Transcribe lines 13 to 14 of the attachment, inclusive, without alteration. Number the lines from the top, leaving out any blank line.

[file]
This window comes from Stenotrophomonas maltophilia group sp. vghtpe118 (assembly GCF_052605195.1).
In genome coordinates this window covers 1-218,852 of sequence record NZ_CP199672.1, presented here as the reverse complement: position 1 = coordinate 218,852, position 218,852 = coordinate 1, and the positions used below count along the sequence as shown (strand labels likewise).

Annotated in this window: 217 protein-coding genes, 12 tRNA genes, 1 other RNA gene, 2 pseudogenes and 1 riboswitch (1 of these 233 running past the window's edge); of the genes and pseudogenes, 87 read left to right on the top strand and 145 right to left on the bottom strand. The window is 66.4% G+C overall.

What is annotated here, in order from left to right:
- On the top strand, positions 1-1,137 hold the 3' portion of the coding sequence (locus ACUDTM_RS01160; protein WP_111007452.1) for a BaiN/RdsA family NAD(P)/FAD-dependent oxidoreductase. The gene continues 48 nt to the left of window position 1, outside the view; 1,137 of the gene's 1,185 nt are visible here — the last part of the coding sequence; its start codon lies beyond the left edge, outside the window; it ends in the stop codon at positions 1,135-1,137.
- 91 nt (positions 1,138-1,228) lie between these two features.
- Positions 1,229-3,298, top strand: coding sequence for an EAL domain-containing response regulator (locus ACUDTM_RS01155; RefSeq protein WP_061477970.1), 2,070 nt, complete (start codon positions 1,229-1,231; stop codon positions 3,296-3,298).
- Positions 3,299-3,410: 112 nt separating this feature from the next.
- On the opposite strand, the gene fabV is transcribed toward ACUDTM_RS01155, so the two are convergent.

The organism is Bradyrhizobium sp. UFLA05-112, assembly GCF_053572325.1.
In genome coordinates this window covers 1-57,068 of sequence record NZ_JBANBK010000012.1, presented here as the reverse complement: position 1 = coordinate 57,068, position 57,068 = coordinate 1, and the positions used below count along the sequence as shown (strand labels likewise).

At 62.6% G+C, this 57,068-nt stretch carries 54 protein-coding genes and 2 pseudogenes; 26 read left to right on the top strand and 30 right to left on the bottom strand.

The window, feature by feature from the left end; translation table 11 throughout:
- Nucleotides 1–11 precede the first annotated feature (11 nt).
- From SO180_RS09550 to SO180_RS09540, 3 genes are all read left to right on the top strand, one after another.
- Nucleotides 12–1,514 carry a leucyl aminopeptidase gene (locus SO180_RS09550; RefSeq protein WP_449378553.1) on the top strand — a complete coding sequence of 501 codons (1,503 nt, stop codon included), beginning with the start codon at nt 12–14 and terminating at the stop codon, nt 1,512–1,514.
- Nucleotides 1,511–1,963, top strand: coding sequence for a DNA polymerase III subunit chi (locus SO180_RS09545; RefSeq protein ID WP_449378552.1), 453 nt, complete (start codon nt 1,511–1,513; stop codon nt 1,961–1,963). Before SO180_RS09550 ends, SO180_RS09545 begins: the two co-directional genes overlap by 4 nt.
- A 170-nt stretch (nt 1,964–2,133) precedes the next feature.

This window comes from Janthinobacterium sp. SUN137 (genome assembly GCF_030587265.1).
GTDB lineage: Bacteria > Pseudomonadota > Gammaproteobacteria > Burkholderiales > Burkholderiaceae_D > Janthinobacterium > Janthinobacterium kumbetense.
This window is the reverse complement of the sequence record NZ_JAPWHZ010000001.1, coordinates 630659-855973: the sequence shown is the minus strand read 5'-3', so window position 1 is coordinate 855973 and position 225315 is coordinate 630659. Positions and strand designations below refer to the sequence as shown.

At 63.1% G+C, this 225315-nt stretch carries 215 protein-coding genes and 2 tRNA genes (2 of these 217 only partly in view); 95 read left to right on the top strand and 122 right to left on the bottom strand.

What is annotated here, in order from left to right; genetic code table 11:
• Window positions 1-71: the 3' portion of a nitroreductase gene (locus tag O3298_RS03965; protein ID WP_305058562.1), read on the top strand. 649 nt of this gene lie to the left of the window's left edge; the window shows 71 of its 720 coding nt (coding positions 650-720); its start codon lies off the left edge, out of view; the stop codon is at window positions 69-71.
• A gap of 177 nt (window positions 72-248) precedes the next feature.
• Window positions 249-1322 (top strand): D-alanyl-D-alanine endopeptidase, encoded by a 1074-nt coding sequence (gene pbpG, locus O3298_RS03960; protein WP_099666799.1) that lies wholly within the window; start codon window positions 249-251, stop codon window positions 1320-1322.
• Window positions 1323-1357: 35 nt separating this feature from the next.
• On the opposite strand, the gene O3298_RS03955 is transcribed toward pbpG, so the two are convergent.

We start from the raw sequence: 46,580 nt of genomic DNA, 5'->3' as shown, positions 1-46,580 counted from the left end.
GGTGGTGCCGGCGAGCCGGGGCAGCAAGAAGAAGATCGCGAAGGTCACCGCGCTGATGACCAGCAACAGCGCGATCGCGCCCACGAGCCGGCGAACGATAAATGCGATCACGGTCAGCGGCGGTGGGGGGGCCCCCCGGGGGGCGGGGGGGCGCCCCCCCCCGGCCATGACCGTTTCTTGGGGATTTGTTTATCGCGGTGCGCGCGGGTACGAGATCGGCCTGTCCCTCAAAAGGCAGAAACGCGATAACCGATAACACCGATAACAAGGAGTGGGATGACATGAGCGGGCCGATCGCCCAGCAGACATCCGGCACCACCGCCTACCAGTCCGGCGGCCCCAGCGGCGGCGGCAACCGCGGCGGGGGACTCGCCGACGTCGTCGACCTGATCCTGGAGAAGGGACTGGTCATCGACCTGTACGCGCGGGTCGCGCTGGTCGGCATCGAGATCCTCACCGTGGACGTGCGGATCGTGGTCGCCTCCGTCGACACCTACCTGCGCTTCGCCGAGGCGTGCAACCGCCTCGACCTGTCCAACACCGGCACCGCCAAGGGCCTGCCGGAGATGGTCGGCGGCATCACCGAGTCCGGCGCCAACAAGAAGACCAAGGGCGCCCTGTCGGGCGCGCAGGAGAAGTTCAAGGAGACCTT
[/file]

The window, feature by feature from the left end; translation table 11 throughout:
- Nucleotides 1–11 precede the first annotated feature (11 nt).